“I’m working out with the strength coach back at Northeastern,” revealed Oleksiak, who grew up in Toronto but moved to Detroit at 14 and holds dual U.S.-Canadian citizenship. “Over the last year, I’ve been working on strength training and kind of growing into my body, a big part of me as well as kind of working on fast footwork and overall mobility. I think I’m working on that off-ice over the summer and I’m working hard to get ready for next season.
“My goal for next season is to hit 250, but I’ll have to talk to some strength coaches and see where I should end up. I don’t want to sacrifice mobility for strength, so we’ll figure that out.”
While Oleksiak was originally slated to return to Northeastern for his sophomore year in 2011-12, that is now in doubt after head coach Greg Cronin left the university to join the Toronto Maple Leafs as an assistant. Other options for Oleksiak include jumping to play junior hockey in the OHL or even turning pro and trying to secure a roster spot with the Texas Stars, Dallas’ AHL affiliate.
“Northeastern has been phenomenal for me and has really helped in my development, but as for what’s happening next year, it’s all up in the air,” admitted Oleksiak, who totaled two goals and 14 points in 53 USHL games in 2009-10, split between Sioux Falls and Chicago. “My goal is to play professional hockey one day and I really want to go where it’s going to continue my development and get to my goal and help me achieve the most. Right now, I haven’t committed to anything and there are some decisions coming up.”
“Those are things that we’ll discuss,” Nieuwendyk added. “I know the coach at Northeastern has left to join the Leafs’ staff, so we’ll have a chance to sit down with the kid and his agent. I suppose he could (play in the AHL) if we wanted him to turn pro, but I don’t think that’s the case. Obviously, he’s had one year in college hockey. He may have some options facing him, but those are things we’ll have to discuss with him. I think it was a good year for him at Northeastern, that program has come a long way, but I can’t speak for the kid because I know that the coach had a relationship with him.”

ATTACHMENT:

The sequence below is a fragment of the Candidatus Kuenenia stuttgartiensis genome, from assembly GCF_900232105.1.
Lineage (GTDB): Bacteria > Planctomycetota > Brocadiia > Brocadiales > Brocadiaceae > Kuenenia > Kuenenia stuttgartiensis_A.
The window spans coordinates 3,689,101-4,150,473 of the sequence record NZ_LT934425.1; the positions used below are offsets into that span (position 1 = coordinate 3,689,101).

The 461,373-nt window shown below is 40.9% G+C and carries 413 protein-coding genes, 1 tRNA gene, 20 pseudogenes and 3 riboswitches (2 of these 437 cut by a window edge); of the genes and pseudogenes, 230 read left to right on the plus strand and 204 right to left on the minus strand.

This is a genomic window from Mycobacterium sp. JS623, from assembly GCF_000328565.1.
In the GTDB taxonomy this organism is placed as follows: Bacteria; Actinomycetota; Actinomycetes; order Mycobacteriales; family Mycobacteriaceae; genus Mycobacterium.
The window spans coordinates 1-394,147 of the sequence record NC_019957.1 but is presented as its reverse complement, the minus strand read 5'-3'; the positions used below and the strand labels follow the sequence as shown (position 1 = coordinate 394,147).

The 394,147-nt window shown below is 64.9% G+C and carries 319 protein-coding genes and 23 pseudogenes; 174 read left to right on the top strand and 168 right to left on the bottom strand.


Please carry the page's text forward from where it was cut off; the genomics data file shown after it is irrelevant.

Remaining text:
Regardless of where he skates next season, the Stars are hoping that Oleksiak continues his upward progression towards the NHL. His addition to the organization, when coupled with the addition of Alex Goligoski
via trade from Pittsburgh last season and the development of other prospects such as Philip Larsen
, indicate that the Stars’ overall corps of defensemen has received a nice injection of talent over the last year or so.
“You got Larsen knocking on the door, too, so yeah, I think 12 months ago, we were talking a lot about our defense,” acknowledged Nieuwendyk, “and I think the cupboard is starting to get stocked and it certainly got stocked in a big way with this kid.”
“I think it’s a good fit for me,” Oleksiak said of being chosen by Dallas. “I’m really looking forward to it and it’s a real honor to be selected by the Stars and it’s a great experience.”